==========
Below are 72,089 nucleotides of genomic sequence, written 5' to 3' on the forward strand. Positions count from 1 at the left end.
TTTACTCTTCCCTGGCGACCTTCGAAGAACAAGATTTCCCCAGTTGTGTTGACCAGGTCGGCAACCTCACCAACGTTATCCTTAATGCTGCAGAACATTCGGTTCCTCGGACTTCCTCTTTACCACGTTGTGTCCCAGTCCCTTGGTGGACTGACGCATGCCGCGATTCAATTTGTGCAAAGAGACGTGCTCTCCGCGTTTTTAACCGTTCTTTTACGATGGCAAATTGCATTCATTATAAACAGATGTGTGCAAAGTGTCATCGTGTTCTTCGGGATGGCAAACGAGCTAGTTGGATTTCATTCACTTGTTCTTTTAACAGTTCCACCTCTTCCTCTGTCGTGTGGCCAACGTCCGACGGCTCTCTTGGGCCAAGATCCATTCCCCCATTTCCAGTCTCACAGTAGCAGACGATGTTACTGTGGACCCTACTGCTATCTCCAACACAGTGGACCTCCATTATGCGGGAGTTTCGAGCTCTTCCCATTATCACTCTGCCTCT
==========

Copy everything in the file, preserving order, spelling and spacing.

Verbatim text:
Below are 72,089 nucleotides of genomic sequence, written 5' to 3' on the forward strand. Positions count from 1 at the left end.
TTTACTCTTCCCTGGCGACCTTCGAAGAACAAGATTTCCCCAGTTGTGTTGACCAGGTCGGCAACCTCACCAACGTTATCCTTAATGCTGCAGAACATTCGGTTCCTCGGACTTCCTCTTTACCACGTTGTGTCCCAGTCCCTTGGTGGACTGACGCATGCCGCGATTCAATTTGTGCAAAGAGACGTGCTCTCCGCGTTTTTAACCGTTCTTTTACGATGGCAAATTGCATTCATTATAAACAGATGTGTGCAAAGTGTCATCGTGTTCTTCGGGATGGCAAACGAGCTAGTTGGATTTCATTCACTTGTTCTTTTAACAGTTCCACCTCTTCCTCTGTCGTGTGGCCAACGTCCGACGGCTCTCTTGGGCCAAGATCCATTCCCCCATTTCCAGTCTCACAGTAGCAGACGATGTTACTGTGGACCCTACTGCTATCTCCAACACAGTGGACCTCCATTATGCGGGAGTTTCGAGCTCTTCCCATTATCACTCTGCCTCT